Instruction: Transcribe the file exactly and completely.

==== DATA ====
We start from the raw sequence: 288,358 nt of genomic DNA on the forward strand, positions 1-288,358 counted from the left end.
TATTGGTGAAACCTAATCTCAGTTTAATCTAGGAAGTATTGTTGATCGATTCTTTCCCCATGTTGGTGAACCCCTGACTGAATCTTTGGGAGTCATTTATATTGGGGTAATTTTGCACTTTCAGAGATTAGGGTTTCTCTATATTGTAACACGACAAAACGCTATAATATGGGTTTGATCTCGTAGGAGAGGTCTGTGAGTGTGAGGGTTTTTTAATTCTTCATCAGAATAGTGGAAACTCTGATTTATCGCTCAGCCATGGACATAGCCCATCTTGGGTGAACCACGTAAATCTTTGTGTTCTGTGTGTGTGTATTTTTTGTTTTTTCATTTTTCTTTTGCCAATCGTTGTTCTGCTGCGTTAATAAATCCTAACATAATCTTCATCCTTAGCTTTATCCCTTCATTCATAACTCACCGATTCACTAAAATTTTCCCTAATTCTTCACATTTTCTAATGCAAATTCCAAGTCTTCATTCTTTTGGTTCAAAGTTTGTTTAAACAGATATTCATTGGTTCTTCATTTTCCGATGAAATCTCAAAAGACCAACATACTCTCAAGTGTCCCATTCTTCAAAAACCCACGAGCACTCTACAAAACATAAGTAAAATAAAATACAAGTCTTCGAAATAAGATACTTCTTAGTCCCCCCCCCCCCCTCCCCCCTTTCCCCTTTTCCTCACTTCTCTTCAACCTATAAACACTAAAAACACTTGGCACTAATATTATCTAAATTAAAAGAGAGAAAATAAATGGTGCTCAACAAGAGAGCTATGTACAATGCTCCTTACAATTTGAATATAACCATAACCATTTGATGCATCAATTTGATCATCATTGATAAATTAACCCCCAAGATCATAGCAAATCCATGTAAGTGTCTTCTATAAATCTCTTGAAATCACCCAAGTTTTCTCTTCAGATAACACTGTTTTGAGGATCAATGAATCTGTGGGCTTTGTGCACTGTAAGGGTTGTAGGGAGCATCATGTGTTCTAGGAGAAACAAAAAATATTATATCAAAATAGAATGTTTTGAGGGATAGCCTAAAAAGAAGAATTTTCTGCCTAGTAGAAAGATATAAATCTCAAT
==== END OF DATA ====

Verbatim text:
We start from the raw sequence: 288,358 nt of genomic DNA on the forward strand, positions 1-288,358 counted from the left end.
TATTGGTGAAACCTAATCTCAGTTTAATCTAGGAAGTATTGTTGATCGATTCTTTCCCCATGTTGGTGAACCCCTGACTGAATCTTTGGGAGTCATTTATATTGGGGTAATTTTGCACTTTCAGAGATTAGGGTTTCTCTATATTGTAACACGACAAAACGCTATAATATGGGTTTGATCTCGTAGGAGAGGTCTGTGAGTGTGAGGGTTTTTTAATTCTTCATCAGAATAGTGGAAACTCTGATTTATCGCTCAGCCATGGACATAGCCCATCTTGGGTGAACCACGTAAATCTTTGTGTTCTGTGTGTGTGTATTTTTTGTTTTTTCATTTTTCTTTTGCCAATCGTTGTTCTGCTGCGTTAATAAATCCTAACATAATCTTCATCCTTAGCTTTATCCCTTCATTCATAACTCACCGATTCACTAAAATTTTCCCTAATTCTTCACATTTTCTAATGCAAATTCCAAGTCTTCATTCTTTTGGTTCAAAGTTTGTTTAAACAGATATTCATTGGTTCTTCATTTTCCGATGAAATCTCAAAAGACCAACATACTCTCAAGTGTCCCATTCTTCAAAAACCCACGAGCACTCTACAAAACATAAGTAAAATAAAATACAAGTCTTCGAAATAAGATACTTCTTAGTCCCCCCCCCCCCCTCCCCCCTTTCCCCTTTTCCTCACTTCTCTTCAACCTATAAACACTAAAAACACTTGGCACTAATATTATCTAAATTAAAAGAGAGAAAATAAATGGTGCTCAACAAGAGAGCTATGTACAATGCTCCTTACAATTTGAATATAACCATAACCATTTGATGCATCAATTTGATCATCATTGATAAATTAACCCCCAAGATCATAGCAAATCCATGTAAGTGTCTTCTATAAATCTCTTGAAATCACCCAAGTTTTCTCTTCAGATAACACTGTTTTGAGGATCAATGAATCTGTGGGCTTTGTGCACTGTAAGGGTTGTAGGGAGCATCATGTGTTCTAGGAGAAACAAAAAATATTATATCAAAATAGAATGTTTTGAGGGATAGCCTAAAAAGAAGAATTTTCTGCCTAGTAGAAAGATATAAATCTCAAT